D.A.S. Monitor-8

by Michael Cooper

D.A.S. Monitor-8s

D.A.S. Monitor-8s
(click for larger image)

I would hazard a guess that most studio engineers will not recognize the D.A.S. name, as the Spanish company’s last studio monitor was produced roughly 20 years ago. Established in 1970, D.A.S. began as a manufacturer of studio monitors before changing its focus to produce loudspeakers for sound reinforcement applications. The company has returned to its roots with the introduction of its Monitor line of near- to midfield recording and broadcast studio monitors. The Monitor-8s and their smaller sibling, the Monitor-6s, are the first offerings in the expanding product line. The larger Monitor-8s are reviewed here.

At $459 each ($918/pair), the Monitor-8s are modestly priced, so I was completely surprised by what I heard when I first auditioned these superb passive monitors in my control room. In short, I was completely blown away. The Monitor-8s are world-class monitors offered at a bargain-basement price.

First Look
Straight out of the box, the Monitor-8s are beautiful to behold. The heavily radiused side panels are fashioned from exotic Iroko plywood, adding rigidity as well as visual contrast to the black, 15mm-thick MDF cabinet. This reinforcement minimizes coloration from panel vibration. The top and bottom edges of the cabinet are not radiused. Cabinet dimensions (with a vertical orientation) are 16.5x11x11.5 inches (HxWxD). Each cabinet weighs 28 pounds. The monitors are not magnetically shielded.

Behind the detachable, black cloth grille are two drivers—an 8-inch polypropylene woofer with a rubber surround and a 1-inch soft-dome, ultra-fine aluminum diaphragm tweeter. The low-frequency driver’s oversized motor structures and cast-aluminum chassis promise improved efficiency and impulse response. The tweeter’s voice coils are Ferrofluid-cooled for maximum power handling and improved linearity.

The tweeter sits behind a protective fine-mesh metal grille. Both the tweeter and grille are inset in a Linear Quadratic Spherical™ waveguide, the curved shape that reportedly reduces diffractive effects at high frequencies (the radiused side panels make a similar contribution). The result is wider, more uniform imaging and less distortion due to comb filtering. The waveguide also increases the tweeter’s sensitivity.

A circular bass tuning port is on the rear panel, directly opposite the high-frequency driver. Also on the rear panel are two binding posts that provide power amp connections; these accept only bare wire. Two M6 (metric 6) female mounting points are located on the bottom of the cabinet that allows the monitors to be anchored to a flat stand with a downward tilt.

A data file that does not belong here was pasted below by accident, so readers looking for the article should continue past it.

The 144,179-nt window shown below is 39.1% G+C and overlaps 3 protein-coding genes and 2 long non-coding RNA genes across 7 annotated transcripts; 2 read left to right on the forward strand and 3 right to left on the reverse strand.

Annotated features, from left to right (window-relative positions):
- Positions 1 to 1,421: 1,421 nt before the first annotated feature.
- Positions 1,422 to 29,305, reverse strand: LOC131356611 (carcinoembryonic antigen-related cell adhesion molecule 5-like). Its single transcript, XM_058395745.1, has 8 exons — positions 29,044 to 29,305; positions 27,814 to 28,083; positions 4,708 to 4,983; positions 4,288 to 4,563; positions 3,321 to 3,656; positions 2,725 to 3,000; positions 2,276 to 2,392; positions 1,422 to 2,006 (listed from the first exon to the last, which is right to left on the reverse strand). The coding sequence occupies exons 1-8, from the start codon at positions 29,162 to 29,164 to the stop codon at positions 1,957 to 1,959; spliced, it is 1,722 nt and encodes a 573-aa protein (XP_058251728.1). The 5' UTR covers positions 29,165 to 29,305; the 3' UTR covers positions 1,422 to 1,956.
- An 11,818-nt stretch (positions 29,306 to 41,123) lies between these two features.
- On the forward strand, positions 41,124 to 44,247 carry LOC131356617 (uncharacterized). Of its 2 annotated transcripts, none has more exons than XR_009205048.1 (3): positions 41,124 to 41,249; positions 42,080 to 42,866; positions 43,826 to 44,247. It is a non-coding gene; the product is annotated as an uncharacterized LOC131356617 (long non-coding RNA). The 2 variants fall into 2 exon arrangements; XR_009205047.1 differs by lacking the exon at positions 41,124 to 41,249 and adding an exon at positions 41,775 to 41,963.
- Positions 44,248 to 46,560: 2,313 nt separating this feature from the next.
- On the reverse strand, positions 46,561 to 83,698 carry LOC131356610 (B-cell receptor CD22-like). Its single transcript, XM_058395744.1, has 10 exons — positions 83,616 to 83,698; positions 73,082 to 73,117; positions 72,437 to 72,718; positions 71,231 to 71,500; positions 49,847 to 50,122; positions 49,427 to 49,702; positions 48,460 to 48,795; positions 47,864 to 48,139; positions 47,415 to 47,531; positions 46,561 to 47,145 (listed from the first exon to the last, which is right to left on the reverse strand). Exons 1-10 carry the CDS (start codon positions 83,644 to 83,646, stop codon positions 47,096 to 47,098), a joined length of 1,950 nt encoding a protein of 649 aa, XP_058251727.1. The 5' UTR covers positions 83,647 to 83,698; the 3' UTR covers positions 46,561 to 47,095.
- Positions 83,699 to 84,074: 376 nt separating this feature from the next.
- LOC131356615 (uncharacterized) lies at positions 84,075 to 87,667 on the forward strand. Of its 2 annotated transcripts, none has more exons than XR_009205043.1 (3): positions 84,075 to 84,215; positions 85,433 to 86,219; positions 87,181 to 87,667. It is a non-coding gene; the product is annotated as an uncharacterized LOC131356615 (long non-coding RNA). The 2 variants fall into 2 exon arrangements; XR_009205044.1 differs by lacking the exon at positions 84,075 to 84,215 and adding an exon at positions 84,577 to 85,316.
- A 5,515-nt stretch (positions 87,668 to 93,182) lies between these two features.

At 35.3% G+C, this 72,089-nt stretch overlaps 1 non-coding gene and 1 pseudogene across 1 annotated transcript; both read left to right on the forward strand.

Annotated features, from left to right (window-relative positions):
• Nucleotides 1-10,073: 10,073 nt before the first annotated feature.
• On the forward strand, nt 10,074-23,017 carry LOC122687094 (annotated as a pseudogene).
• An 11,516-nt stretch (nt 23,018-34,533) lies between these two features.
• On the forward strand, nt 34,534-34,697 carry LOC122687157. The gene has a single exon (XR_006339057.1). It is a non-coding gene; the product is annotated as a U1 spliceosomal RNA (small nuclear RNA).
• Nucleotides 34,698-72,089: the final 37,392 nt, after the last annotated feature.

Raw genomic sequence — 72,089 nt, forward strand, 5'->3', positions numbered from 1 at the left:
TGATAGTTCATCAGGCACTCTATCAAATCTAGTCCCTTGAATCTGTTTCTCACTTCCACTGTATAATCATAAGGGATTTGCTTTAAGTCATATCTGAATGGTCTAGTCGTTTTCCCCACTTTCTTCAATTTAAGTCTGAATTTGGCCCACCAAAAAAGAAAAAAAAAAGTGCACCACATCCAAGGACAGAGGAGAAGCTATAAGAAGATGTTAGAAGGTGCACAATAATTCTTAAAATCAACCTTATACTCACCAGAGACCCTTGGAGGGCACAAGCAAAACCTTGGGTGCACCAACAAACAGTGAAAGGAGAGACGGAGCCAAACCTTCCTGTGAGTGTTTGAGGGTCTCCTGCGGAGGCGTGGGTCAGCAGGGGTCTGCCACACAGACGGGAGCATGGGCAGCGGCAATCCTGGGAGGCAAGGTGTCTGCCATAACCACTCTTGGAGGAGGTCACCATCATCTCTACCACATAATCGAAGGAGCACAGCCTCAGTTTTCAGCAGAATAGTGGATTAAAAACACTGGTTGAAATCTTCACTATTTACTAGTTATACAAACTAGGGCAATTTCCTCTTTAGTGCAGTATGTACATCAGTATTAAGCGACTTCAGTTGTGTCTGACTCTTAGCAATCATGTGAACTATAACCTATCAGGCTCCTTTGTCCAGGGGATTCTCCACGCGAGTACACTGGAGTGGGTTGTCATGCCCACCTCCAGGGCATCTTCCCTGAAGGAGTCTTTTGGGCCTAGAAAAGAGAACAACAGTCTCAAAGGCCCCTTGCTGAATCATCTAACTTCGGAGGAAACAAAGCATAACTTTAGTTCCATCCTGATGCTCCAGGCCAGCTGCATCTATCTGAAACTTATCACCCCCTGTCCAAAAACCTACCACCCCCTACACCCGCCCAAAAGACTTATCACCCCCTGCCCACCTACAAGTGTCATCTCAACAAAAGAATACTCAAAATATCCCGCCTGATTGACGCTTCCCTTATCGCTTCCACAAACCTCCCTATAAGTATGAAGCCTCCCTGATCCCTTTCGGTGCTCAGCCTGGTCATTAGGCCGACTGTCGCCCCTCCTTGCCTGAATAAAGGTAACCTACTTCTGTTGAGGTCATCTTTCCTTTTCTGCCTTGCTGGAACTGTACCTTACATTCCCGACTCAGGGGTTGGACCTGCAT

The Monitor-8s are rated at 125-watt RMS power, 250W program power and over 500W peak power handling capability; D.A.S. recommends an amplifier rated at 125 to 250 watts at eight ohms. The specified peak SPL at full power is 116 dB, and I found a stereo pair of Monitor-8s to be plenty loud when powered by my 150-watt Hafler P-3000 Trans•nova amp. On-axis sensitivity (1 watt/1 meter) is a respectable 89dB SPL.

The Monitor-8s’ frequency response is specified as 38 to 33 kHz (with no tolerances given). D.A.S. recommends you place the Monitor-8s four inches from a wall for added reinforcement of bass frequencies, and a supplied chart shows the frequency response one would ideally expect with such placement. The response is three dBs down at 55 Hz and two dBs down at 20 kHz, with impressive linearity in between both extremes. (These measurements were made using a 1W swept sine signal at one meter with the Monitor-8s in a half-space anechoic environment. (For more information, see the sidebar “On the Bench.”) The crossover point for the 12dB/octave Linkwitz-Riley passive crossover is 3 kHz.

Reprinted with permission from Magazine, February, 2001
2000, Intertec Publishing, A Primedia Company All Rights Reserved

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